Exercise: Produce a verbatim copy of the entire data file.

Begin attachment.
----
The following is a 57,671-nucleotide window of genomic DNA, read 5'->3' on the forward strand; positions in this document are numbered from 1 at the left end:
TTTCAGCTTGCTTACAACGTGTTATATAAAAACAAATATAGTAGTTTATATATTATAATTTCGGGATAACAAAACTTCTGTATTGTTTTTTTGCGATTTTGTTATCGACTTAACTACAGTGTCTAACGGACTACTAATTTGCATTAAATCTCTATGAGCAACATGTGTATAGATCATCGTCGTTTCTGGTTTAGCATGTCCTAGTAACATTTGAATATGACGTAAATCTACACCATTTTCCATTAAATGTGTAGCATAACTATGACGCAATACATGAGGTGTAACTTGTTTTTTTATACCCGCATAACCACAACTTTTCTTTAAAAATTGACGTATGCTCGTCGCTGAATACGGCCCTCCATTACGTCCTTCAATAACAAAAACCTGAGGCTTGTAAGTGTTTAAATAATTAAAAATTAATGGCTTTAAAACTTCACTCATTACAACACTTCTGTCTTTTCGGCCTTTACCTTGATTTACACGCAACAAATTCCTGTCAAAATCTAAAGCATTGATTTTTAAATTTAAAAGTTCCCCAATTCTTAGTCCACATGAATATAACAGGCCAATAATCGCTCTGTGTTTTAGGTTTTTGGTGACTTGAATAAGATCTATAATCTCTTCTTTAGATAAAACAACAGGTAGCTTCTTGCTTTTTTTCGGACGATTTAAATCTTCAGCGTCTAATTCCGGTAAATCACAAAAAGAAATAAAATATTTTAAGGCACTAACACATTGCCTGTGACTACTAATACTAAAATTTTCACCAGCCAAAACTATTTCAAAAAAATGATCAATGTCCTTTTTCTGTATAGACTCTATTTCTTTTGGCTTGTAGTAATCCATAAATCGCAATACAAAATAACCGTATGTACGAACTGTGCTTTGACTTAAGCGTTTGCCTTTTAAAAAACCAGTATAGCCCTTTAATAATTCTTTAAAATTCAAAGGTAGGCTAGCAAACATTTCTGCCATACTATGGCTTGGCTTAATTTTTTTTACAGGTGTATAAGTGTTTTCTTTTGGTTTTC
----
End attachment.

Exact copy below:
The following is a 57,671-nucleotide window of genomic DNA, read 5'->3' on the forward strand; positions in this document are numbered from 1 at the left end:
TTTCAGCTTGCTTACAACGTGTTATATAAAAACAAATATAGTAGTTTATATATTATAATTTCGGGATAACAAAACTTCTGTATTGTTTTTTTGCGATTTTGTTATCGACTTAACTACAGTGTCTAACGGACTACTAATTTGCATTAAATCTCTATGAGCAACATGTGTATAGATCATCGTCGTTTCTGGTTTAGCATGTCCTAGTAACATTTGAATATGACGTAAATCTACACCATTTTCCATTAAATGTGTAGCATAACTATGACGCAATACATGAGGTGTAACTTGTTTTTTTATACCCGCATAACCACAACTTTTCTTTAAAAATTGACGTATGCTCGTCGCTGAATACGGCCCTCCATTACGTCCTTCAATAACAAAAACCTGAGGCTTGTAAGTGTTTAAATAATTAAAAATTAATGGCTTTAAAACTTCACTCATTACAACACTTCTGTCTTTTCGGCCTTTACCTTGATTTACACGCAACAAATTCCTGTCAAAATCTAAAGCATTGATTTTTAAATTTAAAAGTTCCCCAATTCTTAGTCCACATGAATATAACAGGCCAATAATCGCTCTGTGTTTTAGGTTTTTGGTGACTTGAATAAGATCTATAATCTCTTCTTTAGATAAAACAACAGGTAGCTTCTTGCTTTTTTTCGGACGATTTAAATCTTCAGCGTCTAATTCCGGTAAATCACAAAAAGAAATAAAATATTTTAAGGCACTAACACATTGCCTGTGACTACTAATACTAAAATTTTCACCAGCCAAAACTATTTCAAAAAAATGATCAATGTCCTTTTTCTGTATAGACTCTATTTCTTTTGGCTTGTAGTAATCCATAAATCGCAATACAAAATAACCGTATGTACGAACTGTGCTTTGACTTAAGCGTTTGCCTTTTAAAAAACCAGTATAGCCCTTTAATAATTCTTTAAAATTCAAAGGTAGGCTAGCAAACATTTCTGCCATACTATGGCTTGGCTTAATTTTTTTTACAGGTGTATAAGTGTTTTCTTTTGGTTTTC